RAMALLAH, West Bank—A major milestone this week marked Saudi Arabia and Israel’s continuing talks to normalize their diplomatic relations, which in itself would be an historic achievement. Israeli Tourism Minister Haim Katz arrived in Saudi Arabia on Tuesday to attend a United Nations-hosted tourism conference, the first public trip by any senior Israeli official to the kingdom.
But a different trip that received much less fanfare demonstrated Saudi Arabia’s approach to addressing a perennial challenge in the region. For the first time in more than 50 years, a Saudi delegation visited the West Bank Tuesday to meet with top Palestinian officials. The Saudis’ renewed outreach—a move in service to their reputation as the global leader of Islam—suggests the kingdom is trying to secure concessions for the Palestinians as part of its own peace with Israel. But the deteriorating legitimacy of Palestinian leadership, both among its own people and in the entire region, could stand in the way.
Saudi Arabia wants to see “a good life for the Palestinians,” the country’s de facto ruler, Mohammed bin Salman, said in a recent interview. At this stage in the negotiations, that seems to include increased economic support, possible restrictions on Israeli settlement building in the West Bank, and lip service to the future prospect of a two-state solution. But concrete commitments to Palestinian statehood don’t appear to have made the cut—and weak and divided Palestinian rule is at least partly to blame.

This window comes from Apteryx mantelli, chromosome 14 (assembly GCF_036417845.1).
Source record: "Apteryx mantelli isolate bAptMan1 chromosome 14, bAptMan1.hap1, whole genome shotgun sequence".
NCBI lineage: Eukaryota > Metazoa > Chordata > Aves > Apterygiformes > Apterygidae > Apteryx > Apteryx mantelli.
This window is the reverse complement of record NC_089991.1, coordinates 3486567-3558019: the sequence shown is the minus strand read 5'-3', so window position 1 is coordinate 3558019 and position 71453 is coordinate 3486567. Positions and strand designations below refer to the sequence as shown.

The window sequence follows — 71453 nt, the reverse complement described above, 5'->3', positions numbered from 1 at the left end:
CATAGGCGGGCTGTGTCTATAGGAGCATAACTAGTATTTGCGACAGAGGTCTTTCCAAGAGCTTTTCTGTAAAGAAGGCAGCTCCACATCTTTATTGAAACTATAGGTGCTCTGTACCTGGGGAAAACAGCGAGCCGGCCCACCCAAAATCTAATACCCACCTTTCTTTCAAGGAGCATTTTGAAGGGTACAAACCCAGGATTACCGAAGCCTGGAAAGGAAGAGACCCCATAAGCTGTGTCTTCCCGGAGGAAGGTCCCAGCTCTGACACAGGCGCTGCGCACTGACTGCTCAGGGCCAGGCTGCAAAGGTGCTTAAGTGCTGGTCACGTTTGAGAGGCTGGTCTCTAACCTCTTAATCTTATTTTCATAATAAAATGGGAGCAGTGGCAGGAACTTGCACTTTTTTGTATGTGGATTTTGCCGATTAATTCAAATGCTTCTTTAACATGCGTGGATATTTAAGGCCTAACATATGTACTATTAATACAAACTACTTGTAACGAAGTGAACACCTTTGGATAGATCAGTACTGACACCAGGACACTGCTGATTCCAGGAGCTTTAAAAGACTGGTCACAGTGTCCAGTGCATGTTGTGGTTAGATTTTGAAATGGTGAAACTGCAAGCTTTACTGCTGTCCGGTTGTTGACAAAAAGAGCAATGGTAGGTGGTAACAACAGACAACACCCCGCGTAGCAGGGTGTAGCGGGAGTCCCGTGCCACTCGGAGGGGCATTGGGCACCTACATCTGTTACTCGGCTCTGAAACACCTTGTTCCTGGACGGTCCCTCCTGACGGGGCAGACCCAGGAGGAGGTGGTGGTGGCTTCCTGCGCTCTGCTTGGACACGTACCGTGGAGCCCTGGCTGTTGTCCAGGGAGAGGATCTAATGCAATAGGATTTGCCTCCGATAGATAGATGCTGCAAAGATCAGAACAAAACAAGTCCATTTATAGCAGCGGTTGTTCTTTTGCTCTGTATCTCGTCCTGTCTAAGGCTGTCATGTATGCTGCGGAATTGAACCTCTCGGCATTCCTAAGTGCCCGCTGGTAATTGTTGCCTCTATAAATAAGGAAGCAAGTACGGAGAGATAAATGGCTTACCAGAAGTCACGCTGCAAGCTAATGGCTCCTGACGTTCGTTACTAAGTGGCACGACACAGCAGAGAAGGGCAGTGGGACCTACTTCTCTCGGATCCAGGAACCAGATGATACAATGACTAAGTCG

There has long been disenchantment in the region with Palestinian leadership, a former senior U.S. official familiar with the talks tells The Dispatch. In Gaza, Hamas (the terrorist organization that effectively governs the area) remains still loyal to Iran and committed to violence. And here in the West Bank, the Palestinian Authority (PA) has long been viewed as ineffective and in dire need of fresh leadership.